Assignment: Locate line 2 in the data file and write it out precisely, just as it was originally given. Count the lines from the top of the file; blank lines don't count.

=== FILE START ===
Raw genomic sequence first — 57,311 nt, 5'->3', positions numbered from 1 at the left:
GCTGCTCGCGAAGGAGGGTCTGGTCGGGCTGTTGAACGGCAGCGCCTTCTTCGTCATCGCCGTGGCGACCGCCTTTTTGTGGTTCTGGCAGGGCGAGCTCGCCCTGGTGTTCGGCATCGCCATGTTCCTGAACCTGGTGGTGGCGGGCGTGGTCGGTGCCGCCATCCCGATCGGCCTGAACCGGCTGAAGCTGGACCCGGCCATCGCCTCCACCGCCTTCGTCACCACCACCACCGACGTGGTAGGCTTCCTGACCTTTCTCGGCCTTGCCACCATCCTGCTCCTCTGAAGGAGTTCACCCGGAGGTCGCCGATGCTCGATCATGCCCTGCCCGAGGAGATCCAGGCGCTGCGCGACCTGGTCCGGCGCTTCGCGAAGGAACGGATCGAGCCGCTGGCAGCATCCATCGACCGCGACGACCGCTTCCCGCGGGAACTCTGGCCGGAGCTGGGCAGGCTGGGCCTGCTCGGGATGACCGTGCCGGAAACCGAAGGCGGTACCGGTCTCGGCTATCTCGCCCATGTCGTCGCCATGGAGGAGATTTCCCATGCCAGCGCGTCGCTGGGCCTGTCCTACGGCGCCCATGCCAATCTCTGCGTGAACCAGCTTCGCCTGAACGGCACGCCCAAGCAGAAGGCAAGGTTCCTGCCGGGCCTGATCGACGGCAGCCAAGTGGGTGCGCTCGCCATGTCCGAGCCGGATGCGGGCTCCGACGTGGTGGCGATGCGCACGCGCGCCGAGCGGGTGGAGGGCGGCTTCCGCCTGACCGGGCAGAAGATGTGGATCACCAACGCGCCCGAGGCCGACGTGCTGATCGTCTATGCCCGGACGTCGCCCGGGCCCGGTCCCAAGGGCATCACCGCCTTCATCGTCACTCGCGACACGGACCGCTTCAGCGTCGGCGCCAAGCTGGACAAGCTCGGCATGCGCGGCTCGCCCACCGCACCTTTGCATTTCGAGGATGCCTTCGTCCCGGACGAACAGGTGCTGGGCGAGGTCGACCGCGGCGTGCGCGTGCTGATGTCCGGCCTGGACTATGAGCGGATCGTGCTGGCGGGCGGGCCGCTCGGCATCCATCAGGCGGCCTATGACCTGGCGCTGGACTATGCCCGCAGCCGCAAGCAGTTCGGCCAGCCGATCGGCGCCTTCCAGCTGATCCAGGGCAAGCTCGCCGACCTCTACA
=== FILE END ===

GCTGCTCGCGAAGGAGGGTCTGGTCGGGCTGTTGAACGGCAGCGCCTTCTTCGTCATCGCCGTGGCGACCGCCTTTTTGTGGTTCTGGCAGGGCGAGCTCGCCCTGGTGTTCGGCATCGCCATGTTCCTGAACCTGGTGGTGGCGGGCGTGGTCGGTGCCGCCATCCCGATCGGCCTGAACCGGCTGAAGCTGGACCCGGCCATCGCCTCCACCGCCTTCGTCACCACCACCACCGACGTGGTAGGCTTCCTGACCTTTCTCGGCCTTGCCACCATCCTGCTCCTCTGAAGGAGTTCACCCGGAGGTCGCCGATGCTCGATCATGCCCTGCCCGAGGAGATCCAGGCGCTGCGCGACCTGGTCCGGCGCTTCGCGAAGGAACGGATCGAGCCGCTGGCAGCATCCATCGACCGCGACGACCGCTTCCCGCGGGAACTCTGGCCGGAGCTGGGCAGGCTGGGCCTGCTCGGGATGACCGTGCCGGAAACCGAAGGCGGTACCGGTCTCGGCTATCTCGCCCATGTCGTCGCCATGGAGGAGATTTCCCATGCCAGCGCGTCGCTGGGCCTGTCCTACGGCGCCCATGCCAATCTCTGCGTGAACCAGCTTCGCCTGAACGGCACGCCCAAGCAGAAGGCAAGGTTCCTGCCGGGCCTGATCGACGGCAGCCAAGTGGGTGCGCTCGCCATGTCCGAGCCGGATGCGGGCTCCGACGTGGTGGCGATGCGCACGCGCGCCGAGCGGGTGGAGGGCGGCTTCCGCCTGACCGGGCAGAAGATGTGGATCACCAACGCGCCCGAGGCCGACGTGCTGATCGTCTATGCCCGGACGTCGCCCGGGCCCGGTCCCAAGGGCATCACCGCCTTCATCGTCACTCGCGACACGGACCGCTTCAGCGTCGGCGCCAAGCTGGACAAGCTCGGCATGCGCGGCTCGCCCACCGCACCTTTGCATTTCGAGGATGCCTTCGTCCCGGACGAACAGGTGCTGGGCGAGGTCGACCGCGGCGTGCGCGTGCTGATGTCCGGCCTGGACTATGAGCGGATCGTGCTGGCGGGCGGGCCGCTCGGCATCCATCAGGCGGCCTATGACCTGGCGCTGGACTATGCCCGCAGCCGCAAGCAGTTCGGCCAGCCGATCGGCGCCTTCCAGCTGATCCAGGGCAAGCTCGCCGACCTCTACA